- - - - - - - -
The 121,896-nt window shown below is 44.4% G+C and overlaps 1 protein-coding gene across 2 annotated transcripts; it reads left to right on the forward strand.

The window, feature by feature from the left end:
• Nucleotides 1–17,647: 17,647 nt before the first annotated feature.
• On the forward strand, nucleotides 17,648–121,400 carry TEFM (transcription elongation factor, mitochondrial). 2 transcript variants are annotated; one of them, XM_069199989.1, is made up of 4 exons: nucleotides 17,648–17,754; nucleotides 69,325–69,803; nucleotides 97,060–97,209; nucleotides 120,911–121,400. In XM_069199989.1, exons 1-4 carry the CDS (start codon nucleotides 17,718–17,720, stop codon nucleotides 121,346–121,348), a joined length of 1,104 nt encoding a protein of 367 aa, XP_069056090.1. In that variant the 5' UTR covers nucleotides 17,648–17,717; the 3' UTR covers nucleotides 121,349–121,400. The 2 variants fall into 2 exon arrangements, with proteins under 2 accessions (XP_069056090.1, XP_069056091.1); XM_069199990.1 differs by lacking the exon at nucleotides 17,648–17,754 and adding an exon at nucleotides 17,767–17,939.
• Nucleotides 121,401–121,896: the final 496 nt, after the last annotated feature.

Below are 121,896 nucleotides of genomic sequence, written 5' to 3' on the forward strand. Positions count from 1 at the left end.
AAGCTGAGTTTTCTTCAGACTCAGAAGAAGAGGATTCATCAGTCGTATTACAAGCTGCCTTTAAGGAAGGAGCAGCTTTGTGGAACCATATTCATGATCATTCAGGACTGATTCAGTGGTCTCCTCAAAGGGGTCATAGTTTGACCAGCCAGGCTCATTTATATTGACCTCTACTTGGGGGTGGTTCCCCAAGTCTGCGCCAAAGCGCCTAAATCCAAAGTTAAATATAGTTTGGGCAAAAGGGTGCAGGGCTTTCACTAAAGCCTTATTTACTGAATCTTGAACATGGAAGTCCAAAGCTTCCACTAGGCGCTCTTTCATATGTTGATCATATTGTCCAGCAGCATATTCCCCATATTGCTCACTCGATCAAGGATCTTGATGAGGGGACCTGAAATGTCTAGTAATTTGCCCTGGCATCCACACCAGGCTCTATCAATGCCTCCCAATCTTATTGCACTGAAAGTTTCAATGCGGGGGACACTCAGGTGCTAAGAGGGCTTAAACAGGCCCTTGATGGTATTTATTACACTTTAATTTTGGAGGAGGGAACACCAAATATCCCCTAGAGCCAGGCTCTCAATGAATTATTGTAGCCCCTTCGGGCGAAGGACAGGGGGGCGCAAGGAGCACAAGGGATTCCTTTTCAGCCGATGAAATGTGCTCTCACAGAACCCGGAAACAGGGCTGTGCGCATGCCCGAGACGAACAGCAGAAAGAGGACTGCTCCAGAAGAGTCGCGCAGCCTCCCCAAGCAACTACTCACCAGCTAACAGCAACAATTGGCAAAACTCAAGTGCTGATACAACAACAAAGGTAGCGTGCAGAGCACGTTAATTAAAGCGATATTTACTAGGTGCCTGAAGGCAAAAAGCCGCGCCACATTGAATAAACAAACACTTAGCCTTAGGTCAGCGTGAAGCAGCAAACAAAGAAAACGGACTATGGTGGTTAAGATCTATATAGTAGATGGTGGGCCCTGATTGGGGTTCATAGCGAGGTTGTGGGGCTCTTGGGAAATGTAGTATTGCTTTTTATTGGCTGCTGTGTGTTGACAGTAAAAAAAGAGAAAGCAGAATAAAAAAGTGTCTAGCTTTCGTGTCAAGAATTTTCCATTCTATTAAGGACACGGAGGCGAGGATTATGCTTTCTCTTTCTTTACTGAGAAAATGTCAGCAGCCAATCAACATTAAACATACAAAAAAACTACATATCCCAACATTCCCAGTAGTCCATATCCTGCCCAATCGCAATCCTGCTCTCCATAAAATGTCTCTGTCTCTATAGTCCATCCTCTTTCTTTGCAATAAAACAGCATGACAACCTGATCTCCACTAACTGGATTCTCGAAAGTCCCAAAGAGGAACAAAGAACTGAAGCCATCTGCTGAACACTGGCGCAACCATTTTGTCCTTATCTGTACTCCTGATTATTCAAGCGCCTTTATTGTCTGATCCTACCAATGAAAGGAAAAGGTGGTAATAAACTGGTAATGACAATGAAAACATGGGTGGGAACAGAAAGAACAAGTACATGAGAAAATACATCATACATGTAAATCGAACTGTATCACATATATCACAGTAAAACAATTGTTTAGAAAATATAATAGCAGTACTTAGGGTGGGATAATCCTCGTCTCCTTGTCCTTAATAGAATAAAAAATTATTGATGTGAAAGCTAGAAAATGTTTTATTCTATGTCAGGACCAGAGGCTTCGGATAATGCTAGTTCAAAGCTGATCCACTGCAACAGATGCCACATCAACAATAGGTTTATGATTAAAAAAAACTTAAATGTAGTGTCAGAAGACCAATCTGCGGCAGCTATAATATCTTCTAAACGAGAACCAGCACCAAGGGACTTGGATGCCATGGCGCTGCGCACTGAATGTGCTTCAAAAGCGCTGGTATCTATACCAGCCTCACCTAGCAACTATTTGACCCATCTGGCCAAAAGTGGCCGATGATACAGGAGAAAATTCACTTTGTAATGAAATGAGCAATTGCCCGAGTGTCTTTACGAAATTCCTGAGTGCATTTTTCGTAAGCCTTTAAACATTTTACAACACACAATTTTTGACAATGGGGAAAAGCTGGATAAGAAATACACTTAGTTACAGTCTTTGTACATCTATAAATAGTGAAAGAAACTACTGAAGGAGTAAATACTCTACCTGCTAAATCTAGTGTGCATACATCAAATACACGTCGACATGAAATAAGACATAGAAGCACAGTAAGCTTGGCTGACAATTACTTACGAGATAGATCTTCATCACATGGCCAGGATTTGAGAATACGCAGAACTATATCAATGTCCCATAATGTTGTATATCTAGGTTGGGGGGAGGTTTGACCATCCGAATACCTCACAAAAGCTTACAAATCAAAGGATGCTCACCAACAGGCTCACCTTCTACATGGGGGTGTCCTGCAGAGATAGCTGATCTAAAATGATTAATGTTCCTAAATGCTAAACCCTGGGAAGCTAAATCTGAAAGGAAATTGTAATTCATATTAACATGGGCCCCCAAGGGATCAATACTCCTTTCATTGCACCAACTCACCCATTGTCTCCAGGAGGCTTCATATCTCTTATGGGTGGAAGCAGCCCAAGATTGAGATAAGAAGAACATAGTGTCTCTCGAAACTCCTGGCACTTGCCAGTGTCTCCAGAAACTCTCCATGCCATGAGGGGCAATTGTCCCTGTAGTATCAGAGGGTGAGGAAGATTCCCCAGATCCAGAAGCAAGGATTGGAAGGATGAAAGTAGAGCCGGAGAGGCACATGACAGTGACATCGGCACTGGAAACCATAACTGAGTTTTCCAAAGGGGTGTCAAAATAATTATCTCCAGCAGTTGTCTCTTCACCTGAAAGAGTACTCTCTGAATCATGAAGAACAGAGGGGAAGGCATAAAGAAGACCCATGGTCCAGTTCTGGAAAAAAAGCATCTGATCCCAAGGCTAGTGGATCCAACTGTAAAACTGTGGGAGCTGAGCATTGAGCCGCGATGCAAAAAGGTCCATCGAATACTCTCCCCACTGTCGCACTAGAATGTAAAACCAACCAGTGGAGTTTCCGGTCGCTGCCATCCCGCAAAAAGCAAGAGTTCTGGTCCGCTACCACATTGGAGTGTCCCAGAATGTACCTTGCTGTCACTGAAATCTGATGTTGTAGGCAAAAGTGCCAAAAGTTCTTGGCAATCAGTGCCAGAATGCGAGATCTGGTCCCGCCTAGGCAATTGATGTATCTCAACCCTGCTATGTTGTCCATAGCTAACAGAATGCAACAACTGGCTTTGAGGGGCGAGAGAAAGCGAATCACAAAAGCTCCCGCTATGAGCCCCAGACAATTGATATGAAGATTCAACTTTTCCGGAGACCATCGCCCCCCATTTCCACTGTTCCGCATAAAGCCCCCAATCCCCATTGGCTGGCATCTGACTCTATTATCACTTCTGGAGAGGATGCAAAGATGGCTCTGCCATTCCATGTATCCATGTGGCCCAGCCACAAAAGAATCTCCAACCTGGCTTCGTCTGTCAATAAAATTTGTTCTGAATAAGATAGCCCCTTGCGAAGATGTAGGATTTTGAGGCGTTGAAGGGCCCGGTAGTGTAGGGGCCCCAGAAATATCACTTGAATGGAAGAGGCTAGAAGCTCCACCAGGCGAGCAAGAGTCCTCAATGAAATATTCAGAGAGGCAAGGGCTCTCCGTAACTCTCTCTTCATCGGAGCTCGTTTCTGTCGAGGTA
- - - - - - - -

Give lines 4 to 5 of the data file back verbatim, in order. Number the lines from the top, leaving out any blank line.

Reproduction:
• On the forward strand, nucleotides 17,648–121,400 carry TEFM (transcription elongation factor, mitochondrial). 2 transcript variants are annotated; one of them, XM_069199989.1, is made up of 4 exons: nucleotides 17,648–17,754; nucleotides 69,325–69,803; nucleotides 97,060–97,209; nucleotides 120,911–121,400. In XM_069199989.1, exons 1-4 carry the CDS (start codon nucleotides 17,718–17,720, stop codon nucleotides 121,346–121,348), a joined length of 1,104 nt encoding a protein of 367 aa, XP_069056090.1. In that variant the 5' UTR covers nucleotides 17,648–17,717; the 3' UTR covers nucleotides 121,349–121,400. The 2 variants fall into 2 exon arrangements, with proteins under 2 accessions (XP_069056090.1, XP_069056091.1); XM_069199990.1 differs by lacking the exon at nucleotides 17,648–17,754 and adding an exon at nucleotides 17,767–17,939.
• Nucleotides 121,401–121,896: the final 496 nt, after the last annotated feature.